Marie-Anne Carolus-Duran would rather have been sitting in a dark and musty closet ensconced in a nest of her riding instructor’s malodorous paddock boots and picking lint bobbles from her Sunday frock than posing for a portrait with Yéti.
The Maltese preferred the reference to Bigfoot over his given name, Mon-Petit-Chou. It was more menacing than being called someone’s little légume. Mon-Gros-Chou, as suggested by Marie-Anne’s youngest sibling, would not have been an improvement either. A vegetable of any size, cabbage in particular, had no business being used as a term of endearment. He told her so. I heard it, too. Or rather read it from over her hunched shoulders as she deciphered his coded woofs.
The series of short dots and long dashes made it very clear.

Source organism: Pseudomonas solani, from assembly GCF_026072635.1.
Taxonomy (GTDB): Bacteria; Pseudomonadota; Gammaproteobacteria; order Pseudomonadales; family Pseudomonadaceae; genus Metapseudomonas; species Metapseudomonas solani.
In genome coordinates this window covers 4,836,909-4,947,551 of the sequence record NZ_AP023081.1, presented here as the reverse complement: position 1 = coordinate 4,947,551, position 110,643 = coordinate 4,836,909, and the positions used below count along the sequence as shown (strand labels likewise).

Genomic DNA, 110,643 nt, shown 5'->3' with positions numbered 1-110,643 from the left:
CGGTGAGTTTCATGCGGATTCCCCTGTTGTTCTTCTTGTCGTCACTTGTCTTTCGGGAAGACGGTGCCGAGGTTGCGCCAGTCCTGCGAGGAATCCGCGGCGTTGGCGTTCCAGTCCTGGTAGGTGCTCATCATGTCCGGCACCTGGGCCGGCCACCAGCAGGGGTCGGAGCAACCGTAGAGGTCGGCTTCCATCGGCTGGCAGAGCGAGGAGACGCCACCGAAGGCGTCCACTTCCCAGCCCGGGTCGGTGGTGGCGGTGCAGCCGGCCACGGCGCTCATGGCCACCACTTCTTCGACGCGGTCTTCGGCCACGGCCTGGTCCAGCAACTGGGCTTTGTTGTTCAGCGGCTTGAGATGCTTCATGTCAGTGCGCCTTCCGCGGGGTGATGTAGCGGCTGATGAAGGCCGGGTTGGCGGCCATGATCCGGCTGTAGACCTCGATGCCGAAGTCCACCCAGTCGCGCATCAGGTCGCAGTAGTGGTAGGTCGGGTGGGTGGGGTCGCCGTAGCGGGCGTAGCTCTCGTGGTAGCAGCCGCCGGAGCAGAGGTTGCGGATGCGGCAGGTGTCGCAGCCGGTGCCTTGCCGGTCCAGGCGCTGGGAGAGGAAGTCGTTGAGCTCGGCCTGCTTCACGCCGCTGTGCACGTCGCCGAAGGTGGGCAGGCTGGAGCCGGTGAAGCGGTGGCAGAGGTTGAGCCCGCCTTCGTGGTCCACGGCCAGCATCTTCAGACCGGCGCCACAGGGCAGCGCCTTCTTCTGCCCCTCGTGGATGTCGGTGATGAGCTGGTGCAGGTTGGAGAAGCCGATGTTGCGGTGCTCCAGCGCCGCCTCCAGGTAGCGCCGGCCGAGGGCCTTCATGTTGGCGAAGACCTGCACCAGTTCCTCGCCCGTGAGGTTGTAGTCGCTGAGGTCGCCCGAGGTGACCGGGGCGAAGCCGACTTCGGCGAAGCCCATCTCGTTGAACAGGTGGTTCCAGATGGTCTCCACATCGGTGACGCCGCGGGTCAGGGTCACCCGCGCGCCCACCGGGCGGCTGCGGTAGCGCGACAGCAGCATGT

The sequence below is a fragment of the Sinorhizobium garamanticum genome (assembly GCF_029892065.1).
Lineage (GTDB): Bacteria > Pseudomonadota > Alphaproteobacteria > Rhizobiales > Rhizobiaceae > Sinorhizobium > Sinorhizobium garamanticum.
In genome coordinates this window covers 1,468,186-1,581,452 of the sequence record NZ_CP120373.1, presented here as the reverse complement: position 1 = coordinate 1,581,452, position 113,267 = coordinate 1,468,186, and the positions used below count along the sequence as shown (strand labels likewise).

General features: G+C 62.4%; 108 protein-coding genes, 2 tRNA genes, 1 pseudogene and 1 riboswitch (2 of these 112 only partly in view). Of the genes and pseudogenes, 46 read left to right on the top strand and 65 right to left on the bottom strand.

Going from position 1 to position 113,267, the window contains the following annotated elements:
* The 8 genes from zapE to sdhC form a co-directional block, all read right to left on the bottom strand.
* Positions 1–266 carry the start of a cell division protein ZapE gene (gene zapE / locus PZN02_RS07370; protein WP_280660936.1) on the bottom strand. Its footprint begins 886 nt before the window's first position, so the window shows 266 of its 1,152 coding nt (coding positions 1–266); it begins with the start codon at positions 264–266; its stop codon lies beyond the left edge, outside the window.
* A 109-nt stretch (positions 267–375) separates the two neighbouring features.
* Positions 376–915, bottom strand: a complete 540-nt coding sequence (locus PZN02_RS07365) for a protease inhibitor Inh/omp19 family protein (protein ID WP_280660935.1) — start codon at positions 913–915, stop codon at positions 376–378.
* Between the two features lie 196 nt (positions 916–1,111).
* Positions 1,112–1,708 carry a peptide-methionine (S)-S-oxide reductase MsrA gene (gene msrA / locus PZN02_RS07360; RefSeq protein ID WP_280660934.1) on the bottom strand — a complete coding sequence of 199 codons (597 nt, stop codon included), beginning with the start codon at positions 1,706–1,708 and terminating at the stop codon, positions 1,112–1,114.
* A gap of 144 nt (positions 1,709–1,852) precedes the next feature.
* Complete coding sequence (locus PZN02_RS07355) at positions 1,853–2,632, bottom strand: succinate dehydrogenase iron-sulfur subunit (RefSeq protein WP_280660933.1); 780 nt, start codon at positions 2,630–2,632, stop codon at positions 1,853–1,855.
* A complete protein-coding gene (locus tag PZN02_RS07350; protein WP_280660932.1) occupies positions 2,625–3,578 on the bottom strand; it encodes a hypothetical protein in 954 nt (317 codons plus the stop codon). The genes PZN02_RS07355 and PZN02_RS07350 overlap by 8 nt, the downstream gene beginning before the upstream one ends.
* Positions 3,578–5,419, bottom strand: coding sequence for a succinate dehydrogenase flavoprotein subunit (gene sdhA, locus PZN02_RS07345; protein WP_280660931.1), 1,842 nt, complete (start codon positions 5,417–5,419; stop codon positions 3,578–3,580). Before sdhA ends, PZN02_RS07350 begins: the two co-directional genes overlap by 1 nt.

Unfortunately for Yéti, though, the girl was interrupted in the middle of decrypting his disdain over wearing a bow before Marie-Anne’s prolific portrait painting papa had executed the finishing touch.
Every time I visit The Legion of Honor Museum, I am drawn to this painting. Every. Single. Time.
Marie-Anne’s voice beckons from the moment I step over the threshold. “Vien me voirs.” Her impatience bounces off tall landscape-clad walls. “Allez. Allez.” It ricochets off sculptures and skips down portraited hallways. “Vite. Vite.”
My eleventh grade french teacher would be proud of my proficient understanding of the child’s directives while I skate over polished wood floors. “I am hurrying!”
When I finally stand before her petite figure, I pay close attention to her precious little face. I sense a mischievousness that transcends the almost century and a half that separates us. “Dit moi,” I say, stepping nearer. Not only does Marie-Anne tell me what you’ve read here today, she pulls me in so close, I feel like I’m there. Behind the scene.
Have you ever had a painting speak to you?
Please share your experience with us.
Otherwise, be well, and thanks for stopping by today ❤